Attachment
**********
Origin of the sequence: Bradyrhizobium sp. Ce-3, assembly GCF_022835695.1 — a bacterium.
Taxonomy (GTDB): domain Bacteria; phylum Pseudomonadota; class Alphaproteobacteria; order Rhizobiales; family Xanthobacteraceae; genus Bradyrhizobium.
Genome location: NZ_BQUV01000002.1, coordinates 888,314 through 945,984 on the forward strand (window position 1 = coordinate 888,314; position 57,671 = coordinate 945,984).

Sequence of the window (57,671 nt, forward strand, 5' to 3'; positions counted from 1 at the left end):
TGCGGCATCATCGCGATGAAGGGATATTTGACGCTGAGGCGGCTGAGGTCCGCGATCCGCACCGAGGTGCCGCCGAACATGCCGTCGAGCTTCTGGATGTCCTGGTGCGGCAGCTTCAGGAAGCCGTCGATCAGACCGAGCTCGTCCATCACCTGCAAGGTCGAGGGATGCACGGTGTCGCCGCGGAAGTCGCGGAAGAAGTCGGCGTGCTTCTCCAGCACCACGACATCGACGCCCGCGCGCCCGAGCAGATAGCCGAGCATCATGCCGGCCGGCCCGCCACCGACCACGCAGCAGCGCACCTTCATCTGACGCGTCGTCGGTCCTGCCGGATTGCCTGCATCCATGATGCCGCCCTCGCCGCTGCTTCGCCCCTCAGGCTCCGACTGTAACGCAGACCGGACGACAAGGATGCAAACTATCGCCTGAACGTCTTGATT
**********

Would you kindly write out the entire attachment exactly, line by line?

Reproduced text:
Origin of the sequence: Bradyrhizobium sp. Ce-3, assembly GCF_022835695.1 — a bacterium.
Taxonomy (GTDB): domain Bacteria; phylum Pseudomonadota; class Alphaproteobacteria; order Rhizobiales; family Xanthobacteraceae; genus Bradyrhizobium.
Genome location: NZ_BQUV01000002.1, coordinates 888,314 through 945,984 on the forward strand (window position 1 = coordinate 888,314; position 57,671 = coordinate 945,984).

Sequence of the window (57,671 nt, forward strand, 5' to 3'; positions counted from 1 at the left end):
TGCGGCATCATCGCGATGAAGGGATATTTGACGCTGAGGCGGCTGAGGTCCGCGATCCGCACCGAGGTGCCGCCGAACATGCCGTCGAGCTTCTGGATGTCCTGGTGCGGCAGCTTCAGGAAGCCGTCGATCAGACCGAGCTCGTCCATCACCTGCAAGGTCGAGGGATGCACGGTGTCGCCGCGGAAGTCGCGGAAGAAGTCGGCGTGCTTCTCCAGCACCACGACATCGACGCCCGCGCGCCCGAGCAGATAGCCGAGCATCATGCCGGCCGGCCCGCCACCGACCACGCAGCAGCGCACCTTCATCTGACGCGTCGTCGGTCCTGCCGGATTGCCTGCATCCATGATGCCGCCCTCGCCGCTGCTTCGCCCCTCAGGCTCCGACTGTAACGCAGACCGGACGACAAGGATGCAAACTATCGCCTGAACGTCTTGATT